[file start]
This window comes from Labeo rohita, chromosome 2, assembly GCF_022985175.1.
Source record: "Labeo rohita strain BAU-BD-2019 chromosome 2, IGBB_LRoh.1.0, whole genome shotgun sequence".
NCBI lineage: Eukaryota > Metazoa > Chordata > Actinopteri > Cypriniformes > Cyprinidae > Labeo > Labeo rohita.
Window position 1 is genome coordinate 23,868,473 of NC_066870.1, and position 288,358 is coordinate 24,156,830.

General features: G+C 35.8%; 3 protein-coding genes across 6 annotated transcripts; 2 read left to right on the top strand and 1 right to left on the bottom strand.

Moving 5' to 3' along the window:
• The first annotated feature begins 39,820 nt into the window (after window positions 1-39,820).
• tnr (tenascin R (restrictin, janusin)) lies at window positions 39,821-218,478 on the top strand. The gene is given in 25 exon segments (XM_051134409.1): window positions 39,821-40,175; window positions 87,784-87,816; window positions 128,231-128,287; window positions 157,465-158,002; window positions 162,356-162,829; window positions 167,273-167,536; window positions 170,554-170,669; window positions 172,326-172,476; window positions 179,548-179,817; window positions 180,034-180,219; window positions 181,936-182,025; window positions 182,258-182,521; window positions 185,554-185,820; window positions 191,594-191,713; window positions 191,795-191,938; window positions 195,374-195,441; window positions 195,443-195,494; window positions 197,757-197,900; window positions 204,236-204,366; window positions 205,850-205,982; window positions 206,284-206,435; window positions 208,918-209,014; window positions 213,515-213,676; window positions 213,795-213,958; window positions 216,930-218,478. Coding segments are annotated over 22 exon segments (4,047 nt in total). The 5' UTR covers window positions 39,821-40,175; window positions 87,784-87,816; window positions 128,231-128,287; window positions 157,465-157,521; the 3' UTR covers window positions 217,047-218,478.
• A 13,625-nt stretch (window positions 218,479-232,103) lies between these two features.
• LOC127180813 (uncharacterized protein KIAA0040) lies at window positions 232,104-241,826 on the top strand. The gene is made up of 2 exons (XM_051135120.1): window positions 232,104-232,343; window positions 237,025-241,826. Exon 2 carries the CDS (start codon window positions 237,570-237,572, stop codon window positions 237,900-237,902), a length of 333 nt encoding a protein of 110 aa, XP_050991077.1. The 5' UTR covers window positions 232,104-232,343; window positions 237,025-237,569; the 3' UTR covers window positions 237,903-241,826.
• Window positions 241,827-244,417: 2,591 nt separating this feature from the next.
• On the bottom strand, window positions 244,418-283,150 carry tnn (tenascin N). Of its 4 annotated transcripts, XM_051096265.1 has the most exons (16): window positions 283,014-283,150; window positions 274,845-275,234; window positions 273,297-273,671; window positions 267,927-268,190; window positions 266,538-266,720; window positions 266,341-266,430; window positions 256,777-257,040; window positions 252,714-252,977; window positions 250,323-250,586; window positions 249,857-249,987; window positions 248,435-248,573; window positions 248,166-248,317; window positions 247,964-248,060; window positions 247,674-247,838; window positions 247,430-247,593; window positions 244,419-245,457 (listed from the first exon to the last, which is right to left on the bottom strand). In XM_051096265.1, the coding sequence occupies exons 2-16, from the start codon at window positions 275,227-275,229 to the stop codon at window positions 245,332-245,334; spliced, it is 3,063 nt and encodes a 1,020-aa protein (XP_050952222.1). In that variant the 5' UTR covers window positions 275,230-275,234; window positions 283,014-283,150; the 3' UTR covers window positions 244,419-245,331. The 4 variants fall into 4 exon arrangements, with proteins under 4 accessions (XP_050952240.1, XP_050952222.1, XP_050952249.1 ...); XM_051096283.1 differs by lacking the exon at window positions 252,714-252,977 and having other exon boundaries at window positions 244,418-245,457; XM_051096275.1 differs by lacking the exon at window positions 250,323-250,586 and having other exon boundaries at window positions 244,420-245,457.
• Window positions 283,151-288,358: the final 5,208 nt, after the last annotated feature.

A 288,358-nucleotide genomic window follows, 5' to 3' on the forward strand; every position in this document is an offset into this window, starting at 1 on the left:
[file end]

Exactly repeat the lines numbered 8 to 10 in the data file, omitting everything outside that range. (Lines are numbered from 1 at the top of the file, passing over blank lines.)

• tnr (tenascin R (restrictin, janusin)) lies at window positions 39,821-218,478 on the top strand. The gene is given in 25 exon segments (XM_051134409.1): window positions 39,821-40,175; window positions 87,784-87,816; window positions 128,231-128,287; window positions 157,465-158,002; window positions 162,356-162,829; window positions 167,273-167,536; window positions 170,554-170,669; window positions 172,326-172,476; window positions 179,548-179,817; window positions 180,034-180,219; window positions 181,936-182,025; window positions 182,258-182,521; window positions 185,554-185,820; window positions 191,594-191,713; window positions 191,795-191,938; window positions 195,374-195,441; window positions 195,443-195,494; window positions 197,757-197,900; window positions 204,236-204,366; window positions 205,850-205,982; window positions 206,284-206,435; window positions 208,918-209,014; window positions 213,515-213,676; window positions 213,795-213,958; window positions 216,930-218,478. Coding segments are annotated over 22 exon segments (4,047 nt in total). The 5' UTR covers window positions 39,821-40,175; window positions 87,784-87,816; window positions 128,231-128,287; window positions 157,465-157,521; the 3' UTR covers window positions 217,047-218,478.
• A 13,625-nt stretch (window positions 218,479-232,103) lies between these two features.
• LOC127180813 (uncharacterized protein KIAA0040) lies at window positions 232,104-241,826 on the top strand. The gene is made up of 2 exons (XM_051135120.1): window positions 232,104-232,343; window positions 237,025-241,826. Exon 2 carries the CDS (start codon window positions 237,570-237,572, stop codon window positions 237,900-237,902), a length of 333 nt encoding a protein of 110 aa, XP_050991077.1. The 5' UTR covers window positions 232,104-232,343; window positions 237,025-237,569; the 3' UTR covers window positions 237,903-241,826.